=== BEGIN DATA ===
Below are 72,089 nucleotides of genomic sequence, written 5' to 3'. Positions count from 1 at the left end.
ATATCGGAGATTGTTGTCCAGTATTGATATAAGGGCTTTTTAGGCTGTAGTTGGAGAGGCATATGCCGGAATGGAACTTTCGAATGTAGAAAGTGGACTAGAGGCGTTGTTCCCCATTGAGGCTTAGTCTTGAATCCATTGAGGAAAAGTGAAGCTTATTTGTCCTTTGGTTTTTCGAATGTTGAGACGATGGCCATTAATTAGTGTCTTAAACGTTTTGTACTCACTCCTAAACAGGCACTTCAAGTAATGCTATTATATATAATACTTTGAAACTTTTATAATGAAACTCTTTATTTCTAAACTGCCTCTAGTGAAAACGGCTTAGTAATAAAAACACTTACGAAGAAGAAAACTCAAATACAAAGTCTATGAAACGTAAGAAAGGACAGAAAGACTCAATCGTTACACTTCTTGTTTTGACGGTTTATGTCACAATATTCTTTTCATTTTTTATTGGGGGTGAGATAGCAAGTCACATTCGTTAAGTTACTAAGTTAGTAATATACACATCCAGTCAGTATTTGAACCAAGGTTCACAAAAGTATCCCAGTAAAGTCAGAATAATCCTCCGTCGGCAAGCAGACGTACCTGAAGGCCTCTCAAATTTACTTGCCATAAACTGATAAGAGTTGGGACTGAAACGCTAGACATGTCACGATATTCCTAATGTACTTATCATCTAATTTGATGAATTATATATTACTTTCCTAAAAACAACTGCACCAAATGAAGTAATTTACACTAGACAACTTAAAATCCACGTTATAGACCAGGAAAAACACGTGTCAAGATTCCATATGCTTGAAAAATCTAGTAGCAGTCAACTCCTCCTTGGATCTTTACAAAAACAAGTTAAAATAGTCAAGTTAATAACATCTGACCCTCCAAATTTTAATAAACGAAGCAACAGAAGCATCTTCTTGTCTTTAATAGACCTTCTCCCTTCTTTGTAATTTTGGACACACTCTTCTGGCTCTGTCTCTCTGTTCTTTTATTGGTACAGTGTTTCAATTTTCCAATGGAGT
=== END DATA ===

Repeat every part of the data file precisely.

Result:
Below are 72,089 nucleotides of genomic sequence, written 5' to 3'. Positions count from 1 at the left end.
ATATCGGAGATTGTTGTCCAGTATTGATATAAGGGCTTTTTAGGCTGTAGTTGGAGAGGCATATGCCGGAATGGAACTTTCGAATGTAGAAAGTGGACTAGAGGCGTTGTTCCCCATTGAGGCTTAGTCTTGAATCCATTGAGGAAAAGTGAAGCTTATTTGTCCTTTGGTTTTTCGAATGTTGAGACGATGGCCATTAATTAGTGTCTTAAACGTTTTGTACTCACTCCTAAACAGGCACTTCAAGTAATGCTATTATATATAATACTTTGAAACTTTTATAATGAAACTCTTTATTTCTAAACTGCCTCTAGTGAAAACGGCTTAGTAATAAAAACACTTACGAAGAAGAAAACTCAAATACAAAGTCTATGAAACGTAAGAAAGGACAGAAAGACTCAATCGTTACACTTCTTGTTTTGACGGTTTATGTCACAATATTCTTTTCATTTTTTATTGGGGGTGAGATAGCAAGTCACATTCGTTAAGTTACTAAGTTAGTAATATACACATCCAGTCAGTATTTGAACCAAGGTTCACAAAAGTATCCCAGTAAAGTCAGAATAATCCTCCGTCGGCAAGCAGACGTACCTGAAGGCCTCTCAAATTTACTTGCCATAAACTGATAAGAGTTGGGACTGAAACGCTAGACATGTCACGATATTCCTAATGTACTTATCATCTAATTTGATGAATTATATATTACTTTCCTAAAAACAACTGCACCAAATGAAGTAATTTACACTAGACAACTTAAAATCCACGTTATAGACCAGGAAAAACACGTGTCAAGATTCCATATGCTTGAAAAATCTAGTAGCAGTCAACTCCTCCTTGGATCTTTACAAAAACAAGTTAAAATAGTCAAGTTAATAACATCTGACCCTCCAAATTTTAATAAACGAAGCAACAGAAGCATCTTCTTGTCTTTAATAGACCTTCTCCCTTCTTTGTAATTTTGGACACACTCTTCTGGCTCTGTCTCTCTGTTCTTTTATTGGTACAGTGTTTCAATTTTCCAATGGAGT